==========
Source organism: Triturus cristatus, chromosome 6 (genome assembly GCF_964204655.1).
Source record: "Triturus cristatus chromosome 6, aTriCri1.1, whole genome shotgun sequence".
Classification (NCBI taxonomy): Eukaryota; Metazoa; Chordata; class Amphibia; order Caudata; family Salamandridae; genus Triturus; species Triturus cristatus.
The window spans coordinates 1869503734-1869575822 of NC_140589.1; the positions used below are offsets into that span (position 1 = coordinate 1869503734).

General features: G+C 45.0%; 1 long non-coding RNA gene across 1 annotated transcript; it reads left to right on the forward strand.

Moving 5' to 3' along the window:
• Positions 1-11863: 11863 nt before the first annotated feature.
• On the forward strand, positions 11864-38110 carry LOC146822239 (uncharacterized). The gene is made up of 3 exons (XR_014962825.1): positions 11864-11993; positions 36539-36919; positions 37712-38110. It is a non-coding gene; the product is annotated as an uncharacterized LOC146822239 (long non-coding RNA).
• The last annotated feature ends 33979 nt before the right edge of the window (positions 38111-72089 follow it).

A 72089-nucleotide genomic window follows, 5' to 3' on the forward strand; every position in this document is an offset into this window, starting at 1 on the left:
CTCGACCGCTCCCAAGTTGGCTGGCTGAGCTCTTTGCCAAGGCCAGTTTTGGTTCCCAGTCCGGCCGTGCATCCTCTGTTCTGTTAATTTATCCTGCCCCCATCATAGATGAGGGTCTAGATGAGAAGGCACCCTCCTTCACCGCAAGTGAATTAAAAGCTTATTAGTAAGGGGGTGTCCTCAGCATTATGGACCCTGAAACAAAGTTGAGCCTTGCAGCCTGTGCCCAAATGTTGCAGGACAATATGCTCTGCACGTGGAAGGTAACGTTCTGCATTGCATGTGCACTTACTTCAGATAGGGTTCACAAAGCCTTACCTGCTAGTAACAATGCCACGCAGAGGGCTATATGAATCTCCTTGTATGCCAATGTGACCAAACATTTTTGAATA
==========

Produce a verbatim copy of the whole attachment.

Source organism: Triturus cristatus, chromosome 6 (genome assembly GCF_964204655.1).
Source record: "Triturus cristatus chromosome 6, aTriCri1.1, whole genome shotgun sequence".
Classification (NCBI taxonomy): Eukaryota; Metazoa; Chordata; class Amphibia; order Caudata; family Salamandridae; genus Triturus; species Triturus cristatus.
The window spans coordinates 1869503734-1869575822 of NC_140589.1; the positions used below are offsets into that span (position 1 = coordinate 1869503734).

General features: G+C 45.0%; 1 long non-coding RNA gene across 1 annotated transcript; it reads left to right on the forward strand.

Moving 5' to 3' along the window:
• Positions 1-11863: 11863 nt before the first annotated feature.
• On the forward strand, positions 11864-38110 carry LOC146822239 (uncharacterized). The gene is made up of 3 exons (XR_014962825.1): positions 11864-11993; positions 36539-36919; positions 37712-38110. It is a non-coding gene; the product is annotated as an uncharacterized LOC146822239 (long non-coding RNA).
• The last annotated feature ends 33979 nt before the right edge of the window (positions 38111-72089 follow it).

A 72089-nucleotide genomic window follows, 5' to 3' on the forward strand; every position in this document is an offset into this window, starting at 1 on the left:
CTCGACCGCTCCCAAGTTGGCTGGCTGAGCTCTTTGCCAAGGCCAGTTTTGGTTCCCAGTCCGGCCGTGCATCCTCTGTTCTGTTAATTTATCCTGCCCCCATCATAGATGAGGGTCTAGATGAGAAGGCACCCTCCTTCACCGCAAGTGAATTAAAAGCTTATTAGTAAGGGGGTGTCCTCAGCATTATGGACCCTGAAACAAAGTTGAGCCTTGCAGCCTGTGCCCAAATGTTGCAGGACAATATGCTCTGCACGTGGAAGGTAACGTTCTGCATTGCATGTGCACTTACTTCAGATAGGGTTCACAAAGCCTTACCTGCTAGTAACAATGCCACGCAGAGGGCTATATGAATCTCCTTGTATGCCAATGTGACCAAACATTTTTGAATA